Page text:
Aloha State Never Expected Such a Long Goodbye to Uninsured

Three decades after Hawaii was supposed to have put a controversial end to a chronic problem by making employers cover more people, guess what persists?
John Carroll

MANAGED CARE December 2003. ©MediMedia USA

Three decades after Hawaii was supposed to have put a controversial end to a chronic problem by making employers cover more people, guess what persists?

John Carroll

Health care reformers searching for a working model to gain near-universal health care coverage once needed to look no farther than Hawaii. Twenty-nine years before California legislators would make a related — and controversial — move, lawmakers in the Aloha State made it mandatory for businesses to ensure the health of workers clocking more than 20 hours of work each week.

That law — the Hawaii Prepaid Health Care Act — combined with a red-hot local economy in the ’80s, worked like a tonic. The rate of uninsured residents on the islands dwindled to an enviable single digit, often cited as 2 percent to 5 percent — a number many on the mainland would consider nearly impossible to achieve.

But then, things began to go wrong in paradise.

Economy soured

More employers started to create positions designed to fit under the 20-hour cap. That and repeated economic downturns over the years have been pushing uninsured population rates back north. Today, 1 in 10 in the state are without coverage, and Hawaii has slipped to tenth place in the most recent state ranking.

Now Hawaii has a new message for the rest of the country, one that may ultimately prove much more influential than the old hope that a single insurance mandate can usher in an era of universal coverage.

The lesson, says Loretta Fuddy, chief of family health services division for the Hawaii state department of health: “We don’t believe there is one single solution.”

Now the former poster child for state insurance mandates is airing out a whole new set of potential solutions, considering everything from stripping the mandate to expanding it to all workers, adding a state pool for insurance coverage and scouring for suggestions to see if there are new ways to make sure that the self-employed aren’t left out in the cold.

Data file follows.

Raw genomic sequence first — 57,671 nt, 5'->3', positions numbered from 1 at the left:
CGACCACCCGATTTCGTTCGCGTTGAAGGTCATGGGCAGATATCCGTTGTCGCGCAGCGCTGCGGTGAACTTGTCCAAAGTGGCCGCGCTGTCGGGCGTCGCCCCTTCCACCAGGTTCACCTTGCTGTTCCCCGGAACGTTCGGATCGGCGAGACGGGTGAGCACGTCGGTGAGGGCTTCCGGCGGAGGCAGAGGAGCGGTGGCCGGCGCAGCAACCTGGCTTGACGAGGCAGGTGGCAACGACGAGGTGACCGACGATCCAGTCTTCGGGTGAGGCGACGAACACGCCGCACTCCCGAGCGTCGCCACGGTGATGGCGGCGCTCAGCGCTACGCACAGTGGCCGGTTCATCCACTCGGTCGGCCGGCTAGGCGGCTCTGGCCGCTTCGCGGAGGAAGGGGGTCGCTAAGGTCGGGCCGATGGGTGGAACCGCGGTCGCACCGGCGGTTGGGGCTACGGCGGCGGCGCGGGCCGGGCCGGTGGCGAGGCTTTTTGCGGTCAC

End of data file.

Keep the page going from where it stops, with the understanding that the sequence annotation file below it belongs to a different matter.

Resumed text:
Many approaches

“What we’re looking at here in Hawaii are multiple strategies to assure universal coverage,” Fuddy says. What Hawaii needs now, she adds, is a safety net woven from a variety of strands: state subsidies to community centers, community hospitals, and more. “We’re really looking at 100 percent access as opposed to 100 percent insured.”

That may prove a compelling argument for a host of states actively reviewing new statutes that offer or require wider coverage — a trend that promises to have a big impact on the insurers operating in those markets.

A few weeks ago, Fuddy helped convene a summit of Hawaiian policy players to get more input on what the state can do. Some, though, are skeptical of just how well a Hawaiian model can play out on the mainland.

“In the early ’90s, in the Clinton-Democratic version of universal health, there were studies of Hawaii, people saying, look, it can be successful,” says Richard Cauchi, an analyst at the National Conference of State Legislatures. But in many respects, he quickly adds, the Hawaiian experience could never be fully replicated. One big difference: Hawaii’s law actually predated ERISA, which allows large, self-funded plans to operate under federal regulation and skirt state mandates.